The journalist can draw solace from St Bernadette, who refused to stay silent in the face of opposition
Recently, you will have noticed, if you have been reading anything Catholic online, there has been a synod. Mr Ross Douthat, a Catholic journalist, has commented on the synod, in his column in the New York Times. Some people did not agree with what he wrote, and have written to the New York Times to express their displeasure. Among other things, they said that Mr Douthat had no professional qualifications to write on the subject. This whole affair has become quite a big thing, but I think I am summing it up as best I can. (There is a better summary here.)
I sympathise with Ross Douthat, in two ways. Firstly, I sympathise, because I agree with what he writes. I think his reading of the situation is essentially correct. And I sympathise with him in another way. He has said something that some people do not like, and they have all jumped down his throat. I am familiar with that, having spent three decades as a “professional” Catholic in the Church, wearyingly familiar. So, I feel for him. We have, many of us, been here before.
When I was young, I was frequently told to shut up, and on various grounds. I was too young, I knew nothing about it, I had no degree, I had no theology degree, or my background, race and class disqualified me from having an opinion. Gradually these people telling me to shut up, themselves shut up, as I gradually got a degree from Oxford, a doctorate in theology from Rome, and worked in a comprehensive school, in a parish and on the African missions.
All of that gave me a rather better grounding that most of the people who had told me to shut up, many of whom had none of these experiences. As for those who told me I was too young, they fell silent as I grew older, to be replaced by people who told me that I was too old: I rather missed the transition from being too young to too old, but it was very brief, I think – no more than a month or two.
But there is a point here, a very serious one. Catholicism is a mass movement. I am not sure if everyone has quite grasped this. It is not a religion in the hands of the elites. In fact there are no true elites in Catholicism: Jesus Christ Himself was no elitist, and neither he nor his disciples had qualifications the Pharisees recognised. Elitism is profoundly against the spirit of Catholicism and its letter. In Protestantism, a religion of the book, scholars of the Bible, and its preachers, clearly have a leading role to play. In Orthodoxy, the monks have a key role. But in Catholicism no one religious order, no one particular nation has a pivotal position.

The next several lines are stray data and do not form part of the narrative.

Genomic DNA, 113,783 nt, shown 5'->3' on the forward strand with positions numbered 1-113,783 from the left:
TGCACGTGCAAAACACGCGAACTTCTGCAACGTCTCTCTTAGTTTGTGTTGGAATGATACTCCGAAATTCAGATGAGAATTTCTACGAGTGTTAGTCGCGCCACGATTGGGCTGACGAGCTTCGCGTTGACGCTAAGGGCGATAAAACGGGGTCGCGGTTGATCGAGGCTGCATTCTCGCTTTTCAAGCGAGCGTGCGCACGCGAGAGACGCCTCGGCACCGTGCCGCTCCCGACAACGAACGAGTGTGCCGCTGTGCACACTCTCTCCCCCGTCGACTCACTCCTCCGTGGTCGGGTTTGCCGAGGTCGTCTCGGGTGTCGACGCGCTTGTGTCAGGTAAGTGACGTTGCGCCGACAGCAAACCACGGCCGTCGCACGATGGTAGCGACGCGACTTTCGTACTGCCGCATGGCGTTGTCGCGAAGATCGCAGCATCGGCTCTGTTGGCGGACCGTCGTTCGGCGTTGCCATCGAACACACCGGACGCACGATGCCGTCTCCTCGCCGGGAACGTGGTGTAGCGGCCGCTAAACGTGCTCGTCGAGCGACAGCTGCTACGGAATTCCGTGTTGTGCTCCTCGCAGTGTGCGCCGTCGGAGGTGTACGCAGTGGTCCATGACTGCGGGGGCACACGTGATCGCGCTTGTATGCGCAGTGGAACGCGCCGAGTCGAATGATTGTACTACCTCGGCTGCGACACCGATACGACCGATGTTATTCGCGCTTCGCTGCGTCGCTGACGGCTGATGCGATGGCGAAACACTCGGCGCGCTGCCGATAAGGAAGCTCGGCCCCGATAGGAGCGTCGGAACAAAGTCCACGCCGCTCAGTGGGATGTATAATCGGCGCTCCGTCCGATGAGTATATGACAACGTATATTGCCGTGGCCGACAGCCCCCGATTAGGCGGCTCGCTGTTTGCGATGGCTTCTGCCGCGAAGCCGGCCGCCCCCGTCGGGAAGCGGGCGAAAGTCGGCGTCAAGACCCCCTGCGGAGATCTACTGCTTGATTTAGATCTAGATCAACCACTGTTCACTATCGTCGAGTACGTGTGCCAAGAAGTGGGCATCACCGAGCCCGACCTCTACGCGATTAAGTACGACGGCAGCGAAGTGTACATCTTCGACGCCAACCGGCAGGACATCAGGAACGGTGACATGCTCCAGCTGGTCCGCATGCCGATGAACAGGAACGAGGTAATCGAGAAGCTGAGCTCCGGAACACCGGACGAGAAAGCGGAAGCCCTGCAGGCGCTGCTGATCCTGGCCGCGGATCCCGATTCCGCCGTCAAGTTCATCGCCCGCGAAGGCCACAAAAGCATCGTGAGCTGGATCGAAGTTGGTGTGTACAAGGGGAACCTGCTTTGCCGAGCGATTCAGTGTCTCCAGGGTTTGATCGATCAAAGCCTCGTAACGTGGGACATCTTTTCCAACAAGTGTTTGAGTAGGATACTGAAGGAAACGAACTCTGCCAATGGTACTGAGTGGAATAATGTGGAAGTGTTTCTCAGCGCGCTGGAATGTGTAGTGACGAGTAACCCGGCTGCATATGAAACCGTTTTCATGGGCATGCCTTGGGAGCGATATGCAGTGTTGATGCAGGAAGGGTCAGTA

True, one nation comes forward to play a crucial role, for a time, but these times pass. Once it was Spain, then it was France, later it was Germany, now it is surely Africa… but no one geographical area can claim paramount importance. Again, the same with religious orders: each has its day, and each finds a balance with other charisms in the Church. The charisms given to the Church are widely diffused throughout the body of Christ.
Now some may doubt this and point out that the Catholic Church is a monolithic and hierarchical structure with the Pope at its head. But the hierarchy exists to serve the communion, to rule out that which would damage it, and to ensure that the genuine charisms live together for their mutual benefit and enrichment. These charisms are not restricted to any one group.
Consider people like St Thérèse of Lisieux and St Bernadette of Lourdes, or Blessed Mother Teresa, the three great Catholics of recent times. They were emphatically not people who emerged from the elites. Indeed they challenged the assumptions of the elites. And the Popes of the day recognised their charisms as valuable.
Bernadette, I seem to remember, was told to shut up by both Church and State. Thank the Lord, she didn’t. We are all better off for it. I hope Mr Douthat will take courage from her example, and not be put off. We need his voice. And there are lots of other voices like his, for which we should all be profoundly grateful.